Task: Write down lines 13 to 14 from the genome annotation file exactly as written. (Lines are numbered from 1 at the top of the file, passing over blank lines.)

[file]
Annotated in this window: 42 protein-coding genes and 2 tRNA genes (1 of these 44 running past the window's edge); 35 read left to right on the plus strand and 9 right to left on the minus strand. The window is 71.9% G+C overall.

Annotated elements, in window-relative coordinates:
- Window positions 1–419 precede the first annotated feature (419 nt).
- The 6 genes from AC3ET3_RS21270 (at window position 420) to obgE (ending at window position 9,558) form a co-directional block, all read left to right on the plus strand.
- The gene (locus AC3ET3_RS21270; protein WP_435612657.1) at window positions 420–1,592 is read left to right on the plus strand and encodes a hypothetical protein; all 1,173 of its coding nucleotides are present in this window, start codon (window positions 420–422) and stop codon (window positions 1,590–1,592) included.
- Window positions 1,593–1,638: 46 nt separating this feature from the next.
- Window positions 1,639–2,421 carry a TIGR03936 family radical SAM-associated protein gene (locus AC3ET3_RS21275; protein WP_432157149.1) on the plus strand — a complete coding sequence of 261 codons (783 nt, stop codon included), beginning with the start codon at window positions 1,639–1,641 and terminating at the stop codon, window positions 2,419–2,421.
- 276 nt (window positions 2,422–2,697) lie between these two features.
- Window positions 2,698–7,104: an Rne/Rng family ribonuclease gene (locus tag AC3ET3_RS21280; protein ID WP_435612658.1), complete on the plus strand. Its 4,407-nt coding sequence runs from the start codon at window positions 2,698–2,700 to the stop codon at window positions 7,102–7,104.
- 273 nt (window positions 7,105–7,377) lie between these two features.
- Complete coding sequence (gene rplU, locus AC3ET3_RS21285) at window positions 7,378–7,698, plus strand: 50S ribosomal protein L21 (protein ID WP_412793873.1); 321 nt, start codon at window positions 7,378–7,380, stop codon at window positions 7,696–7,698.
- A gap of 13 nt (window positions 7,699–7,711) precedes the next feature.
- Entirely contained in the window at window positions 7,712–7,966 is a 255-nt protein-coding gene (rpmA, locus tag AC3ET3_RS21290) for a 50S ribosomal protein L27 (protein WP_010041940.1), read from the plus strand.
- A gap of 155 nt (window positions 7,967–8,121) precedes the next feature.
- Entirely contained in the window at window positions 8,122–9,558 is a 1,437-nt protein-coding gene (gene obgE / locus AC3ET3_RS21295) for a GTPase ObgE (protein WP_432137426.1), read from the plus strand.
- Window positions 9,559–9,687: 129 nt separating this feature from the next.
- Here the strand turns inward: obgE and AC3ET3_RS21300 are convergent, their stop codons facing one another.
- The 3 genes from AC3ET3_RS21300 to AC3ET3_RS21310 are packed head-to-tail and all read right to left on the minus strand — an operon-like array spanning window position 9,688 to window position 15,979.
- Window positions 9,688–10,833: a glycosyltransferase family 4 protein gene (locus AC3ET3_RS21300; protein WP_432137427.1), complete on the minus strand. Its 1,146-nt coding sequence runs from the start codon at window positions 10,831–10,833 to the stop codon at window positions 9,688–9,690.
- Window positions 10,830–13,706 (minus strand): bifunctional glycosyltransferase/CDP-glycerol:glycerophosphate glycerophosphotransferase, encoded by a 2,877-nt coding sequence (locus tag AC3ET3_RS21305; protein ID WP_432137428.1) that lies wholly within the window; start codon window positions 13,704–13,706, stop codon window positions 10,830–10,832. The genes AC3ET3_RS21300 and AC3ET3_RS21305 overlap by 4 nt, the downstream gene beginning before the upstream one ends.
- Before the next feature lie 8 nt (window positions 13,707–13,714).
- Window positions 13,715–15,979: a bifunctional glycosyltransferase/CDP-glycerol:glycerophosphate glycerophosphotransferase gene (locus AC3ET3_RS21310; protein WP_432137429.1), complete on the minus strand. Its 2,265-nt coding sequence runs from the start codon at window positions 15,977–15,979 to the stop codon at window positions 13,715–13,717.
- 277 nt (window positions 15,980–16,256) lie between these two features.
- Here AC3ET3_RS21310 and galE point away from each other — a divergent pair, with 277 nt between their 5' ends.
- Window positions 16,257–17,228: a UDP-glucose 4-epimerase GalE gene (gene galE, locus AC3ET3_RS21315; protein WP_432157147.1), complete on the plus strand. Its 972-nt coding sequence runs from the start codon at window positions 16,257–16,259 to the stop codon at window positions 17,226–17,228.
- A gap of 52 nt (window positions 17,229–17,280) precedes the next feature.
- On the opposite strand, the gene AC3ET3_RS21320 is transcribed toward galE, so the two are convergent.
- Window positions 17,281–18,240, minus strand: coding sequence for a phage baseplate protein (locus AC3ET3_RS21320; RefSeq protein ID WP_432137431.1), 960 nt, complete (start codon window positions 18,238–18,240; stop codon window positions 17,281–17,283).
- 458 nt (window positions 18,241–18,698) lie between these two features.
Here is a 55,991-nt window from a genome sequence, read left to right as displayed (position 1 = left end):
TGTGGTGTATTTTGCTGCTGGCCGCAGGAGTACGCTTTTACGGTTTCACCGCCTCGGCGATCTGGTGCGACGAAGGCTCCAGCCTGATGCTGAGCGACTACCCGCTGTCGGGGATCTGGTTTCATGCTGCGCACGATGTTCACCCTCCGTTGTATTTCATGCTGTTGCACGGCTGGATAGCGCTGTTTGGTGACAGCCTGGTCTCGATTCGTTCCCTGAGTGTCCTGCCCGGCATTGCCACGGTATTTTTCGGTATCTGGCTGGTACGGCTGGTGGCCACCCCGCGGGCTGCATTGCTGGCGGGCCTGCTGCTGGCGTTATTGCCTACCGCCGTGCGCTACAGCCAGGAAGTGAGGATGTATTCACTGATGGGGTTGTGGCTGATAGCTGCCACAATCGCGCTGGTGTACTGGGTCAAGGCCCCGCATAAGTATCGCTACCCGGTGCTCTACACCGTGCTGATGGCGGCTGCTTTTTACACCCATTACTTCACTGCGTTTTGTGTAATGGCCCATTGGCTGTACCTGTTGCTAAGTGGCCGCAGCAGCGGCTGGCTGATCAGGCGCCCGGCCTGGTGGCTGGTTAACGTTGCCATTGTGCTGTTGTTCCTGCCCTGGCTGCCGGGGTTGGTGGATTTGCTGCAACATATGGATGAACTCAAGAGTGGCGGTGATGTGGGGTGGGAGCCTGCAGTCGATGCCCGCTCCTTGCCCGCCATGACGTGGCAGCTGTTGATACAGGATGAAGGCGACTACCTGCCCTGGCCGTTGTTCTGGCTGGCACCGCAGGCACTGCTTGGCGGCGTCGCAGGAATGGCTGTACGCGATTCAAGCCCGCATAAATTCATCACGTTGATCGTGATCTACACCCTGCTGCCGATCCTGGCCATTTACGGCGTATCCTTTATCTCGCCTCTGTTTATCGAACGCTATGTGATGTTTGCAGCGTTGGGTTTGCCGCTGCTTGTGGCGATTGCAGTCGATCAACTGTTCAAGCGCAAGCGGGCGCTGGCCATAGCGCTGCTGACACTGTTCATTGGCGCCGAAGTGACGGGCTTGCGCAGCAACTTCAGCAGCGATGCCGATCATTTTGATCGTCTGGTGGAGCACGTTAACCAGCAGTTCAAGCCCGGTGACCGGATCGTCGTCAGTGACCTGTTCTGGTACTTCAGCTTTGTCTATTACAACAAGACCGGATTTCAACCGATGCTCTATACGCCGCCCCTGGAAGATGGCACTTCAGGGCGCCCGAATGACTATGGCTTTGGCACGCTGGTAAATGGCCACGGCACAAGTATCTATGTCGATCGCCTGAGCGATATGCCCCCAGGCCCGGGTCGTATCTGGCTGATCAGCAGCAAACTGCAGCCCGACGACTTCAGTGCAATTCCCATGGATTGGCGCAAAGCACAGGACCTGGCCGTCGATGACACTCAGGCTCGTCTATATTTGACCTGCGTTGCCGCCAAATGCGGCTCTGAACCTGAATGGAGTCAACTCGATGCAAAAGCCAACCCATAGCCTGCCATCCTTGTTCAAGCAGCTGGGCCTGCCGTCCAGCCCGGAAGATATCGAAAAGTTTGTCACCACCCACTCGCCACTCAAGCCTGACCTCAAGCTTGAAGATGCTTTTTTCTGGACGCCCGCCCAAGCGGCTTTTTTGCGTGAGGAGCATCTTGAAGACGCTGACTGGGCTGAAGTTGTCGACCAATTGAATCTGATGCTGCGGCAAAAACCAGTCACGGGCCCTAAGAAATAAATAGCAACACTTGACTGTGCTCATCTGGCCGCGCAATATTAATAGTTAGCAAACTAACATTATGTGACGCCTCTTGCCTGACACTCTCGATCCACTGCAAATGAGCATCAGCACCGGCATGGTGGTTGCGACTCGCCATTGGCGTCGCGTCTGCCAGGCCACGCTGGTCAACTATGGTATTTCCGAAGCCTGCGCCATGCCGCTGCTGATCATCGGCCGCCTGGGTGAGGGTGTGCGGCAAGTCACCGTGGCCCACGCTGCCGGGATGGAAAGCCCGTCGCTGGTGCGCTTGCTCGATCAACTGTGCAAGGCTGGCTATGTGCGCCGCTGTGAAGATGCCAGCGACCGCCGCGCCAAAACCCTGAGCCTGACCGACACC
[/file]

- Entirely contained in the window at window positions 7,712–7,966 is a 255-nt protein-coding gene (rpmA, locus tag AC3ET3_RS21290) for a 50S ribosomal protein L27 (protein WP_010041940.1), read from the plus strand.
- A gap of 155 nt (window positions 7,967–8,121) precedes the next feature.